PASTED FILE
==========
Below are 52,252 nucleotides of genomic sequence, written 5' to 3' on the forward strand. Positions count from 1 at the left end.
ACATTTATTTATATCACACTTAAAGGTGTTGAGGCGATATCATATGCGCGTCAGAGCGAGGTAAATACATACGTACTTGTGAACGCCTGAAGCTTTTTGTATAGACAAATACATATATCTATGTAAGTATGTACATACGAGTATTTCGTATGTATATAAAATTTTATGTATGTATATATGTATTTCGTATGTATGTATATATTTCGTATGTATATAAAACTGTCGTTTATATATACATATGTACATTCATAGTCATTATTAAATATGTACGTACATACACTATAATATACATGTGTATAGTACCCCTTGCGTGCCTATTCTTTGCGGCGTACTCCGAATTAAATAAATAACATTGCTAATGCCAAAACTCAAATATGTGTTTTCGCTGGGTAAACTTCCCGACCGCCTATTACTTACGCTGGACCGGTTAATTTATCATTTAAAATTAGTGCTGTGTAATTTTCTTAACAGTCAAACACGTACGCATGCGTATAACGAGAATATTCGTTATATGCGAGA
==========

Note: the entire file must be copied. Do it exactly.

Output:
Below are 52,252 nucleotides of genomic sequence, written 5' to 3' on the forward strand. Positions count from 1 at the left end.
ACATTTATTTATATCACACTTAAAGGTGTTGAGGCGATATCATATGCGCGTCAGAGCGAGGTAAATACATACGTACTTGTGAACGCCTGAAGCTTTTTGTATAGACAAATACATATATCTATGTAAGTATGTACATACGAGTATTTCGTATGTATATAAAATTTTATGTATGTATATATGTATTTCGTATGTATGTATATATTTCGTATGTATATAAAACTGTCGTTTATATATACATATGTACATTCATAGTCATTATTAAATATGTACGTACATACACTATAATATACATGTGTATAGTACCCCTTGCGTGCCTATTCTTTGCGGCGTACTCCGAATTAAATAAATAACATTGCTAATGCCAAAACTCAAATATGTGTTTTCGCTGGGTAAACTTCCCGACCGCCTATTACTTACGCTGGACCGGTTAATTTATCATTTAAAATTAGTGCTGTGTAATTTTCTTAACAGTCAAACACGTACGCATGCGTATAACGAGAATATTCGTTATATGCGAGA